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Oklahoma City/Memphis: Strength on Strength

When the third quarter of Game 3 ended, Oklahoma City seemed in total control of their second-round series with Memphis.

The Grizzlies thrive when they can create turnovers and get the ball in the open-court, and the Thunder played right into their hands in Game 1, going at a break-neck speed and coughing it up 18 times. But by Game 3, the series had slowed to a crawl, with the Thunder up 76-63 as the fourth quarter began.

More importantly, their interior defenders -- Kendrick Perkins and Serge Ibaka -- had rebounded after a disastrous Game 1 when Zach Randolph and Marc Gasol combined to score 54 points on 21-33 shooting. Ibaka's been one of the break-out stars of this year's playoffs, and his combination of length and athleticism has given Randolph a lot of trouble.

Z-Bo vs. Ibaka.

Oklahoma City was also able to give a liberal amount of help inside, as neither of Memphis' starters on the wing -- Tony Allen and Sam Young -- are knock-down three-point shooters.

But what made the match-up between these two teams so intriguing was the duo's ability on the other side of the ball. Young's defense has earned the second-round pick a spot in the league while Allen earned his chops in Boston's run to the NBA Finals last season, going toe-to-toe with Dwyane Wade, LeBron James, Vince Carter and Kobe.

Durant, the leading fourth-quarter scorer in this year's playoffs, has put himself in that company.

Allen wasn't able to knock him out of his groove until the fourth quarter of Game 3, when he held Durant without a point in the last 8 minutes of the game.

Tony Allen doing work.

And while Oklahoma City can throw waves of athletic, defensive-minded big men (Ibaka, Perkins, Collison) at Randolph, and Memphis can do the same (Allen, Young, Battier) to Durant, the third All-Star in this series -- Russell Westbrook -- has no such problem.

Westbrook has the clear physical edge against the much smaller and slower Mike Conley, but that's been as much bad as it has been good for the Thunder. At times in this series, he's been doing his best Steve Francis imitation, pounding the ball into the ground and gunning for mid-range jumpers.

The primary ball-handler for Oklahoma City, it's his responsibility to limit the team's turnovers and keep Memphis out of the open-court. It's no coincidence that he's had seven turnovers in both of their two losses and only four in their Game 2 win.

Silliness from Westbrook.

Yet despite his many mistakes, Westbrook's physical edge over Conley allowed him to get into the lane and create shots at will. That's why the key tactical move of this series so far was Lionel Hollins' decision to start OJ Mayo in the second half of Game 3 and switch him onto Westbrook.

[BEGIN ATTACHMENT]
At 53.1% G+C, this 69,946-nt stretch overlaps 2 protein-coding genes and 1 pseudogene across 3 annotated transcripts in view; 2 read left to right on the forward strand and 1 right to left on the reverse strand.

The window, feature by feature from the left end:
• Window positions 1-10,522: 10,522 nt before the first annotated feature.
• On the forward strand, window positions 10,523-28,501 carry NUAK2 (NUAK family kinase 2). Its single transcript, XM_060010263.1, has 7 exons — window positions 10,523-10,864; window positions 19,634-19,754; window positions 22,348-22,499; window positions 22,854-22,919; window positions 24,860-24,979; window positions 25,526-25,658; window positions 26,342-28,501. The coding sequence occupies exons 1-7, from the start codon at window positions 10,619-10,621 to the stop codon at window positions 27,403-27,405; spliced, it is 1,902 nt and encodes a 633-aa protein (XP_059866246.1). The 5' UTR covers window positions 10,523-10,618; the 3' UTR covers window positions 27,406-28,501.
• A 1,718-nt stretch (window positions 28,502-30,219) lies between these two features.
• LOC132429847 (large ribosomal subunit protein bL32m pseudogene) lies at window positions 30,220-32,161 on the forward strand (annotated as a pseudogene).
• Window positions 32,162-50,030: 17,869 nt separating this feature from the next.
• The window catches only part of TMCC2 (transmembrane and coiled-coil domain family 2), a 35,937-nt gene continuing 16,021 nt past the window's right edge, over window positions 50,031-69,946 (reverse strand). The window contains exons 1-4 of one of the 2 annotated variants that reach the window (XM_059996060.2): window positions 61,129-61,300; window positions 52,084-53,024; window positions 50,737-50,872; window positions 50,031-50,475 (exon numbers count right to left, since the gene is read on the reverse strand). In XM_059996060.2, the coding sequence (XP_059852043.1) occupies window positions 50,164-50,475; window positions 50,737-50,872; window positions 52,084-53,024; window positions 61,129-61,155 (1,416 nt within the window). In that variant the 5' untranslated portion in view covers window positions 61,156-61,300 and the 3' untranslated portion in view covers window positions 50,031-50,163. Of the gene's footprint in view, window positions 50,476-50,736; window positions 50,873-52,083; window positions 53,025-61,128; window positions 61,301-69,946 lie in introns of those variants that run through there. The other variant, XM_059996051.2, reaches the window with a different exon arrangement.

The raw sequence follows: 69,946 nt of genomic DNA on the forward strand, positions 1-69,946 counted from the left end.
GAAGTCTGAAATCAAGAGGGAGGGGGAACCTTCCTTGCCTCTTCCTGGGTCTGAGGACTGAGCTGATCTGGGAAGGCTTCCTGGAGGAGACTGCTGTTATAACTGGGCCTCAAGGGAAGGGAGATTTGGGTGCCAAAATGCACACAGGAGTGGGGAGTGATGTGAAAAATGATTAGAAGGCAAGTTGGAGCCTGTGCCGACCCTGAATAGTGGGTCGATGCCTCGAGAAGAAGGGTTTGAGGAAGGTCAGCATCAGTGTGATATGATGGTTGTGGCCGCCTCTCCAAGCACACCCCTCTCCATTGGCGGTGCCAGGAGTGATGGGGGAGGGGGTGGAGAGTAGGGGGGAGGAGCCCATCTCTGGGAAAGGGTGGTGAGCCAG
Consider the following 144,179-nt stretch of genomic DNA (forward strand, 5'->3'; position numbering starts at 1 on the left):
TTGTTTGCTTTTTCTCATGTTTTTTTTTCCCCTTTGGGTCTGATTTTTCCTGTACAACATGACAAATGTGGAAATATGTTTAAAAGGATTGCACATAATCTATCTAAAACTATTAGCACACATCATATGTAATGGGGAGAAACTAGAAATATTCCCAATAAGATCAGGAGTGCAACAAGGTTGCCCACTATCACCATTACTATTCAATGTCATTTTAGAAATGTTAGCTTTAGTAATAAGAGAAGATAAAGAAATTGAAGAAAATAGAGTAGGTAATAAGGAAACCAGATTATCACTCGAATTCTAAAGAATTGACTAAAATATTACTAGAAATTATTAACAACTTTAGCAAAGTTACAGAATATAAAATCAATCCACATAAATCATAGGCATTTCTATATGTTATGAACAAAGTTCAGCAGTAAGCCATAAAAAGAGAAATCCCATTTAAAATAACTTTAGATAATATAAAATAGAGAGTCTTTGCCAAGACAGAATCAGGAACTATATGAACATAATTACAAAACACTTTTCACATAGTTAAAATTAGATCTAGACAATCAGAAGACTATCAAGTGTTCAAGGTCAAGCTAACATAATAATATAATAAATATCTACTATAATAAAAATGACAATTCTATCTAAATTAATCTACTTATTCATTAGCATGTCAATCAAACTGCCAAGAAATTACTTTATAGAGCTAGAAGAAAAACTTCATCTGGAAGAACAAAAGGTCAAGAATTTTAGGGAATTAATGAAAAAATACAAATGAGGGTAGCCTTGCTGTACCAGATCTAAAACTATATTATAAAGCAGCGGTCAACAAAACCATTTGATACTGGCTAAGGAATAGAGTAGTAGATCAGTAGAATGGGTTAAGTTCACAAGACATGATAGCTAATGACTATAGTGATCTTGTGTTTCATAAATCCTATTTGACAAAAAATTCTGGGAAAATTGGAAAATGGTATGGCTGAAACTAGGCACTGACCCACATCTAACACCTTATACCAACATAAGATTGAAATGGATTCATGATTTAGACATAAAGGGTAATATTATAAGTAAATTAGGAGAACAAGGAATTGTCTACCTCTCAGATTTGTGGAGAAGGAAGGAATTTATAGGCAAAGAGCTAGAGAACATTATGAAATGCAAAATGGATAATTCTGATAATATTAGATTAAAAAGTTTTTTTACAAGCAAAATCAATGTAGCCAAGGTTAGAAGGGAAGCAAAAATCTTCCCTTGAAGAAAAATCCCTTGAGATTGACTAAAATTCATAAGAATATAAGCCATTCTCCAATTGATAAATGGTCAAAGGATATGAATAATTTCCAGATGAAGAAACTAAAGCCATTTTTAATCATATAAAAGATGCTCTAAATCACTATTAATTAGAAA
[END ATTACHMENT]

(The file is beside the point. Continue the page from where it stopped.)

While Mayo isn't an elite perimeter defender by any stretch, at 6'5 200, he has much more size to combat Westbrook. And on the other side of the floor, his ability to knock down 3's (a career 38% shooter from long-range) gives Memphis some desperately needed floor spacing in the half-court.

Most importantly, his repeated forays to the basket in the second half convinced Thunder coach Scott Brooks to insert defensive stopper Thabo Sefolosha into the game for James Harden.

Mayo's offense was a huge factor in Game 3.

Without Harden in the game, Oklahoma City played three offensive non-factors -- Sefolosha, Ibaka and Perkins -- in the last five minutes of Game 3. And for all the talent Westbrook and Durant have, no one can consistently score 2-on-5.

But despite the magnitude of the Grizzlies comeback, the Thunder have no reason to panic going into a must-win Game 4 on Monday night. Momentum in a playoff series is a very fickle thing, and in the 24/7 media environment, perspective is often the first thing that is lost.

After Brandon Roy's incredible Game 4 performance in the Portland/Dallas series, many were ready to write the Mavericks off. In reality, Portland had just protected home-court and the odds were still against them.

** NBA players are big boys. They've played a lot of basketball games in their lives. Far too much time is spent analyzing their psyches and debating about how they will "recover" from a tough loss. **

Going forward, Harden's play will be key for the Thunder. If Memphis sticks Mayo on Westbrook and slides Conley on him, he has to be able to take advantage. And with Durant battling against the best perimeter defender in the NBA, Oklahoma City needs their third-best scorer to step up.

Harden has impressive facial hair.

While the Thunder have to play Ibaka and Perkins to counter the Grizzlies' big men, they don't particularly need Sefolosha's defense on the perimeter in this series.

Harden was the #3 pick in the 2009 Draft for a reason, and he has become one of the best bench scorers in the NBA, with a per-36 minute average of 16 points on 44% shooting. If he can establish himself in this series, there's nowhere Memphis can hide Conley on defense.

And if all of the Thunder's young players play up to their capabilities, if Ibaka can continue defending Randolph in the post, Westbrook can limit his turnovers and Harden can get buckets, Oklahoma City will advance to the Western Conference Finals. But if any are off their games in Game 4, it will be very hard for them to come back from a 3-1 deficit against a tough Memphis team.